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Wednesday, June 28, 2006
Tom Spurgeon recently had a piece up on the not so subtle homophobic subtext of recent comics coverage in the mainstream news. And, really, it's a hard premise to argue against. Much of the coverage of the new Batwoman in 52 seemed to veer strongly towards the "is this bad for children" angle. Because, as we all know, learning of the very existence of homosexuals makes children gay. On top of that we had quite a bit of anxiety and hand-wringing over the fact that Superman Returns was certain to bomb because it had a (semi-openly) gay director, which would mean he would have Superman acting "gay" in the movie, which means teenage boys wouldn't go see it. And the ongoing "do you know what your children are reading" coverage of manga seems to have finally reached the "ew, yaoi, gross" stage as well.
Now, all of this is noteworthy in and of itself, though not terribly surprising given the fact that most comic fans tend to display homophobic attitudes. So, naturally, when the mainstream news comes to the comics world for a story, it's only natural that those attitudes translate into the stories. But, in terms of the larger picture, of how the mainstream media has been discussing gay issues of late, the homophobia of comic themed stories is really unsurprising. There's been a strong thread of anti-gay attitudes in entertainment and news coverage of the last few years. For awhile there lip service was being paid to "diversity" but as the political rhetoric has shifted towards extreme conservatism and venomous punditry, that no longer seems to be the case.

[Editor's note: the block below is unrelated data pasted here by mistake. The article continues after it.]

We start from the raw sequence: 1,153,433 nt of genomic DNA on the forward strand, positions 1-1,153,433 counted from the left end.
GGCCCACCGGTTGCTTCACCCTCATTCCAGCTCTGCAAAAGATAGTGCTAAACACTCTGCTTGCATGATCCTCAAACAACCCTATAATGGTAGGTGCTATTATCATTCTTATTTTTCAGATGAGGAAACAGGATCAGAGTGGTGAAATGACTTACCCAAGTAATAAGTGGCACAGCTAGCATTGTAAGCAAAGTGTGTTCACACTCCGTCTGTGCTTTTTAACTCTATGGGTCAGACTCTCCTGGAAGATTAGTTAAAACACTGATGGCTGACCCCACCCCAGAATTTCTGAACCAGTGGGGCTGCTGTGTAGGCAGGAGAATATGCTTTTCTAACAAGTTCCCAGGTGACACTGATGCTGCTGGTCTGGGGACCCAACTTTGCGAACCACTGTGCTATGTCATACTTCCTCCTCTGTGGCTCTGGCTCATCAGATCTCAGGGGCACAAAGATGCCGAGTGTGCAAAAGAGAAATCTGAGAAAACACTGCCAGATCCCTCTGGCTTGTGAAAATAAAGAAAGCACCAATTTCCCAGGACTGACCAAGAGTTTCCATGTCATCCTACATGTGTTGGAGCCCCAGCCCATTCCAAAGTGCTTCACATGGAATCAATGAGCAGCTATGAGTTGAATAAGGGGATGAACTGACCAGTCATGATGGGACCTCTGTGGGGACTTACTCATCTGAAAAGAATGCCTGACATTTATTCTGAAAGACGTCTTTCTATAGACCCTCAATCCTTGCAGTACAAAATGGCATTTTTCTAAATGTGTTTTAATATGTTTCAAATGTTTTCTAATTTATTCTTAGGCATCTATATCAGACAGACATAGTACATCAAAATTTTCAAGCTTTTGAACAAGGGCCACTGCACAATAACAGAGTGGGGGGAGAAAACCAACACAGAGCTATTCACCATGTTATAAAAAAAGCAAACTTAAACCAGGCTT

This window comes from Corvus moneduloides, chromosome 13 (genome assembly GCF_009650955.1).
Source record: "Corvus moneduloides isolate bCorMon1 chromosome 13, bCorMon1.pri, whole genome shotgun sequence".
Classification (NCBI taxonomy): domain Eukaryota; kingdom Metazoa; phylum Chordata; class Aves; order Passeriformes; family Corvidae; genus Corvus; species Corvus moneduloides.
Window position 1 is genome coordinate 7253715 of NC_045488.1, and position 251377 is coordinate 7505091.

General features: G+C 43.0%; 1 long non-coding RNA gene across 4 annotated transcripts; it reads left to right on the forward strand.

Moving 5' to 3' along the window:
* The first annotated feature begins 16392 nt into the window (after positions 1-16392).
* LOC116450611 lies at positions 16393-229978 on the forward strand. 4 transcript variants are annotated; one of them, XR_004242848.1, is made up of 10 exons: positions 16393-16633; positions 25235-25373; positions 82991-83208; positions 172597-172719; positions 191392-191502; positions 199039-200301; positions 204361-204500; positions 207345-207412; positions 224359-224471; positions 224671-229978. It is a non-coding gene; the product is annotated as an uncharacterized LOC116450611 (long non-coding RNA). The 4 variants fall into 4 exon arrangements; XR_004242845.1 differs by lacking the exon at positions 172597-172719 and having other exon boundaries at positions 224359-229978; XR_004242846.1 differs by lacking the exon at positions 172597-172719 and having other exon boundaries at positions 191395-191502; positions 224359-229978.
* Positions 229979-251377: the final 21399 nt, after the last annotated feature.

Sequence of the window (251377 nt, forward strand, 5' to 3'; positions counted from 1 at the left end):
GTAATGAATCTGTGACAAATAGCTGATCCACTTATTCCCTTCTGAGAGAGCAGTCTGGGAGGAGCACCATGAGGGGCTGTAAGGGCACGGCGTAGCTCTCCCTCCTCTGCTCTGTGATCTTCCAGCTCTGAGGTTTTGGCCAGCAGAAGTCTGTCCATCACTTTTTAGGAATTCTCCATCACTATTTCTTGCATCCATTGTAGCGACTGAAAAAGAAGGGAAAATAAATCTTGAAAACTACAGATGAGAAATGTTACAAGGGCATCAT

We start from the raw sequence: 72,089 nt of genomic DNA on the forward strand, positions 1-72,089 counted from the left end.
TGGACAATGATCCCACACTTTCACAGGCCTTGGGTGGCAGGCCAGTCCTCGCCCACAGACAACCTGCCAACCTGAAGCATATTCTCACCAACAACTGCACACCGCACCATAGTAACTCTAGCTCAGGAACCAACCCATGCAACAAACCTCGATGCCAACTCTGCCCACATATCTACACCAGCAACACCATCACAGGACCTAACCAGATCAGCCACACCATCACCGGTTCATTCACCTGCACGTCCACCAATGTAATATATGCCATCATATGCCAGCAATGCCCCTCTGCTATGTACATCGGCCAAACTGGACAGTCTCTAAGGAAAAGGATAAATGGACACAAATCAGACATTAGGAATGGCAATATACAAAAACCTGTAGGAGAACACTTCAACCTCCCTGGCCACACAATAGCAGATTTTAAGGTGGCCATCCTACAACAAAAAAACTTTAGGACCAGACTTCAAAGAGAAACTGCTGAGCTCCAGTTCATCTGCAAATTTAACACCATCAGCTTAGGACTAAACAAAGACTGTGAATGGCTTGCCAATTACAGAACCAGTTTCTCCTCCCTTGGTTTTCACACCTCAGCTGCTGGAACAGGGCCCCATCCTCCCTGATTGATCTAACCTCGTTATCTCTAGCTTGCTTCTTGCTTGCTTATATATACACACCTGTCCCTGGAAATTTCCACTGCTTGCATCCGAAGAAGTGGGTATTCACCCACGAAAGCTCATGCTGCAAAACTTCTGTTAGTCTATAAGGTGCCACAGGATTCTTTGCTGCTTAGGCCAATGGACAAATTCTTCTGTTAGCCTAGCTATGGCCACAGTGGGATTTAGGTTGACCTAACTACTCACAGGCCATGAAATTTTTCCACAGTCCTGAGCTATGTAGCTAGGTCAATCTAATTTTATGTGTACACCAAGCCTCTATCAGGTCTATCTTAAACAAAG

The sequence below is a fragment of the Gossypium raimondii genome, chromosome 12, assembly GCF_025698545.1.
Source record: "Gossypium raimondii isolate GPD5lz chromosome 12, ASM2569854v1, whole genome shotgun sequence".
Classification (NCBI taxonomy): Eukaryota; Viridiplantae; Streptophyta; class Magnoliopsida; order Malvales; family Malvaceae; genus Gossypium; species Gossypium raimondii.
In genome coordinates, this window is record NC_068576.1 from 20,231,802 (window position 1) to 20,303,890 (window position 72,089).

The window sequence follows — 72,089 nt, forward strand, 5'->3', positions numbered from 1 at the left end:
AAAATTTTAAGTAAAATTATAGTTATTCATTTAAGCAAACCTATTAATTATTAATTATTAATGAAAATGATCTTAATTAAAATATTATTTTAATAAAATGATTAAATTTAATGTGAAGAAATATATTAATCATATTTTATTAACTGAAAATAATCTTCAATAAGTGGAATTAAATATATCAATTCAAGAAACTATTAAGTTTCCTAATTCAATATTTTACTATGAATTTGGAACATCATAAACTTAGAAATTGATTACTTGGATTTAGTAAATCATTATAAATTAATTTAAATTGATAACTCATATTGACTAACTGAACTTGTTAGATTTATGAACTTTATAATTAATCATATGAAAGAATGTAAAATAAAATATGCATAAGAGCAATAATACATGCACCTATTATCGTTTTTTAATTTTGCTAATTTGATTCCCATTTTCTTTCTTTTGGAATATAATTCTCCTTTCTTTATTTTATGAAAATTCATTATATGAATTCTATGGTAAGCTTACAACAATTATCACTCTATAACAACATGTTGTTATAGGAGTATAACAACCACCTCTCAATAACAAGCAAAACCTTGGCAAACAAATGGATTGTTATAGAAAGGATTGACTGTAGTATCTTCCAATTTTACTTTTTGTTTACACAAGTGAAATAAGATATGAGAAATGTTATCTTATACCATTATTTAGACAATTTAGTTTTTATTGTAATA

From "silly fairy" commercials to the media's utter unwillingness to challenge right wing politicians "gay marriage will lead to bestiality" rhetoric, the media narrative regarding homosexuality that appears to be dominant is that gay men and lesbians are, at best, objects of ridicule, and at worst a distinct threat to the American way of life. Within the last month a homophobic slur by a sports figure was treated, not as an opportunity to engage in a discussion of homophobia in sports, but as an opportunity to further trash the object of the slur, and gay baiting political ads are dismissed as simple campaign rhetoric. When these stories received any mainstream coverage at all, the tone was "how dare homosexuals get upset." Meanwhile, globally anti-gay violence appears to be on the rise, but very little coverage has appeared on the issue. The message that's coming through is that this is not a good time to be a gay or lesbian American.